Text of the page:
Reinert Center Fellowship
Reinert Center Fellows are vital to the ongoing work of the Center. Throughout the Center's history, faculty fellows have helped to shape and advance the Center's mission, expand its programs, services, and online resources, and build new partnerships toward establishing a culture of evidence-based teaching and learning at Saint Louis University. During the fellowship period, Reinert Center Fellows work on specific faculty development projects (that they propose), as described below.
To see the current Call for Proposals, click here.
The purpose of the Reinert Center Fellowships is to create mutually-beneficial partnerships between Center staff and SLU faculty, to foster collaboration among SLU faculty from across the University on topics related to teaching and learning, and to enhance/supplement existing Center programs and resources. Additionally, these fellowships provide an opportunity for SLU faculty to deepen their understanding of and involvement with the Reinert Center and for the Center to better understand the pedagogical needs and interests of SLU faculty.
SLU faculty members who have a full-time, permanent teaching appointment in any academic department of the University, and who have (or will have) completed a minimum of two years of teaching at SLU by the beginning of the Fellowship term are eligible to apply.
Fellowships generally occur over the course of a single academic year. Depending on the scope and nature of a given project, fellowships may be renewable for one additional year.
During the fellowship period, Reinert Center Fellows:
- Complete a faculty development project of their own design (focused on teaching and/or curriculum design) that has broad applicability for faculty across the University
- Work independently on their proposed faculty development projects, making consistent progress, collaborating with Reinert Center staff as needed, and communicating regularly with the Center's director
- Attend one Advisory Board meeting per semester to report on the status of their projects
- Agree to serve as a resource on their project topic for other instructors, including making the project public for other SLU faculty (e.g., a workshop, a facilitated conversation, an online resources, etc.)
- Write one blog post per semester for the Reinert Center blog (The Notebook), to share information with the wider SLU community on some aspect of their projects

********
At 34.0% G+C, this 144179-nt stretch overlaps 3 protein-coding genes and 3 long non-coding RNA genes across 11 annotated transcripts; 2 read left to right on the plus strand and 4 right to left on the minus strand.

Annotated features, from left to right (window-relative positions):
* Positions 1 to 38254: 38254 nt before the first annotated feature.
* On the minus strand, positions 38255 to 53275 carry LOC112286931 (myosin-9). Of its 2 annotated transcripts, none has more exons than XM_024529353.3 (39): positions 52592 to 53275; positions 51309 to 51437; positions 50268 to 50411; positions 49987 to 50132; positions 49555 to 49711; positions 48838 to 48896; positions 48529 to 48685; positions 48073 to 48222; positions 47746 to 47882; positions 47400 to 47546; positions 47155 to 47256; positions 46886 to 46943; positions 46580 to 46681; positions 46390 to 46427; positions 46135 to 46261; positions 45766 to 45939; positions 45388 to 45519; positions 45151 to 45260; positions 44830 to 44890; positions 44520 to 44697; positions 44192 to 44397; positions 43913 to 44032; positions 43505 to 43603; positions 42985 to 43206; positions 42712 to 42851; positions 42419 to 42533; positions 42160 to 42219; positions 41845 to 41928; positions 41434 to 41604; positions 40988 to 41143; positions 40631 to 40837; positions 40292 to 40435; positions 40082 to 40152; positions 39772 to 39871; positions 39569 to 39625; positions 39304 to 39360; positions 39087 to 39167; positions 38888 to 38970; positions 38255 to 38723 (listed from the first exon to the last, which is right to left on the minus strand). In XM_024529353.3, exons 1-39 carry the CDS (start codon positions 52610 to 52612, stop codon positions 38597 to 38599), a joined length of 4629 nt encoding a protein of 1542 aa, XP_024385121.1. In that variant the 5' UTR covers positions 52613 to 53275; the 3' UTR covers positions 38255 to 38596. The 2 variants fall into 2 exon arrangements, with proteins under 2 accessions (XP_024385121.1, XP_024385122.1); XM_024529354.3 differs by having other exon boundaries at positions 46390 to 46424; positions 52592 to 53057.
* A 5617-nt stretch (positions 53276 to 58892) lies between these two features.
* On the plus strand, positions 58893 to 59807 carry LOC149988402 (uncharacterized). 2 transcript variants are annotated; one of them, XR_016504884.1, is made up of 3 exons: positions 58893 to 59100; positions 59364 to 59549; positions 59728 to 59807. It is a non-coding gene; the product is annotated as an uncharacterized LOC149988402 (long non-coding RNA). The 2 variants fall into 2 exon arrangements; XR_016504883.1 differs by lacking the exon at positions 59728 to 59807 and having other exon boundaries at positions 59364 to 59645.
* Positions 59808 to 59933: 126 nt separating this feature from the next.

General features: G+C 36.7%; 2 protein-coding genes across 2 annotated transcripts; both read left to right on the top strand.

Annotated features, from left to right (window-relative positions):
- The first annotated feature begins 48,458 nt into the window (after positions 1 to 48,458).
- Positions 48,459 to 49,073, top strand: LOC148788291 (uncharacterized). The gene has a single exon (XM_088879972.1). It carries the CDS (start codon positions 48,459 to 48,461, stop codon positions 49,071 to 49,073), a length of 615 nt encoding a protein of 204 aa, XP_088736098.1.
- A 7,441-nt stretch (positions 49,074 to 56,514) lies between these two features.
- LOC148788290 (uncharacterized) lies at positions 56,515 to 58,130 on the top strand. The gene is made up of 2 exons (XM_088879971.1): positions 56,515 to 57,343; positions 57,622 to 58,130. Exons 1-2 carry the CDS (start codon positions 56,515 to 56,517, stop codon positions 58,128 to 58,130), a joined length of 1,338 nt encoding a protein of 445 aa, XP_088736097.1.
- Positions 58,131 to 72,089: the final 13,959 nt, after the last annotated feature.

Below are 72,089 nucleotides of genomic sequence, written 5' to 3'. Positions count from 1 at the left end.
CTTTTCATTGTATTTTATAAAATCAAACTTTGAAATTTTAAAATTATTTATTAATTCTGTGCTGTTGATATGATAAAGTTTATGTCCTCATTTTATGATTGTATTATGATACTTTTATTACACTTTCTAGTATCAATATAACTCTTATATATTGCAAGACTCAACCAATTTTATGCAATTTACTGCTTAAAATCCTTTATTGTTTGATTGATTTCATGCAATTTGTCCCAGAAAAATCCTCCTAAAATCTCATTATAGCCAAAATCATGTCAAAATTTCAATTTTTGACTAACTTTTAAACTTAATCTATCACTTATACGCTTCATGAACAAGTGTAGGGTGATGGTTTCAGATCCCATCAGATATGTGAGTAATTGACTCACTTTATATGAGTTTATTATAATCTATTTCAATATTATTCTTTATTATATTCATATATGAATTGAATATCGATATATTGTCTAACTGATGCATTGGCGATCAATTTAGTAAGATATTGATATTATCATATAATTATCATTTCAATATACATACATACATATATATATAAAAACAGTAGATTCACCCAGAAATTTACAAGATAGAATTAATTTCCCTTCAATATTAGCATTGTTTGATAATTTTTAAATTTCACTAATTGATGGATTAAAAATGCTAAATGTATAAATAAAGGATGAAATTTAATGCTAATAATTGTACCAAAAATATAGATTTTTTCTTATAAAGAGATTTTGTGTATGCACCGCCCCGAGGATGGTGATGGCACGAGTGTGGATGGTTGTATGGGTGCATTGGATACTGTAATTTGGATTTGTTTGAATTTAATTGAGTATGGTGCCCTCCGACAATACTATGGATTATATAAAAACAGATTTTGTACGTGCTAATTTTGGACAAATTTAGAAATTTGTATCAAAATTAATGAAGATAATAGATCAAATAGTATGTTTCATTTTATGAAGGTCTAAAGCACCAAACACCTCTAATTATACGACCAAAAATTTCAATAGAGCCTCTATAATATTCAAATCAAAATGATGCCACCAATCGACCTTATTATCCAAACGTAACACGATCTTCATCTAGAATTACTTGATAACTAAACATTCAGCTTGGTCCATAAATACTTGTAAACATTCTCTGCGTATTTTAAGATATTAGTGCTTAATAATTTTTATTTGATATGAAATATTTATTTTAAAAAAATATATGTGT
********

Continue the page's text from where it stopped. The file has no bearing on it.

- Complete their proposed projects by the end of the fellowship period
- Prepare a short reflection on their experience as faculty fellows, including expectations for how their projects might evolve, at the end of the fellowship period
Projects will focus on a specific topic related to pedagogical strategies, course design, and/or research on teaching and learning, and will result in a tangible faculty development opportunity for other SLU educators (from a range of disciplines). Projects should enhance the faculty fellows' knowledge and expertise on a particular teaching topic and should enhance/supplement Reinert Center programs and resources.
Examples of projects that might be appropriate for Reinert Center Fellows are as follows:
- Create an online resource or a set of research-based guides to help faculty identify specific strategies for advancing diversity and inclusion initiatives in their own courses.
- Develop a workshop series for the Reinert Center focused on teaching international students, perhaps in collaboration with other campus units.
- Develop a resource for the Reinert Center website that would help faculty design and teach graduate-level courses (including how they might differ from undergraduate courses).
- Create a Google site (or other web-based tool) that can serve as a resource and repository for faculty interested in integrating Ignatian pedagogy into their teaching more intentionally and sharing materials with other like-minded faculty.
- Develop a course re-design planning tool to help faculty to convert an existing lecture-based course to a more inquiry-based curriculum.
- Prepare a white paper (considering existing research) that summarizes the literature on flipped classroom strategies, looking in particular at what makes this choice effective for student learning; conduct a teaching workshop or series of brown bag conversations on teaching to share lessons learned.
- Identify strategies for effectively structuring team-based learning, with an emphasis on how best to assess and grade student collaborative work, and develop a teaching resource guide to disseminate this information to the larger SLU teaching community.
- Conduct a study on the outcomes of a particular teaching strategy and present the findings as a workshop or facilitated discussion.
Benefits to Faculty
Benefits of serving as a Reinert Center Fellow include:
- Professional development in an area of interest to the applicant focused on pedagogy, course design, and/or research on teaching and learning
- The opportunity to create resources and/or programs that enhance or supplement the Reinert Center's current offerings
- The opportunity to enhance pedagogical knowledge and skills among their colleagues in all disciplines
- The opportunity to work closely with Reinert Center staff to develop skills and expertise on a topic of their choice
- The potential for conference or other presentations (depending on the project)
- Recognition as a Reinert Center Fellow
- A stipend of $1,000 (to be disbursed at $500 per semester) to support development efforts and time commitment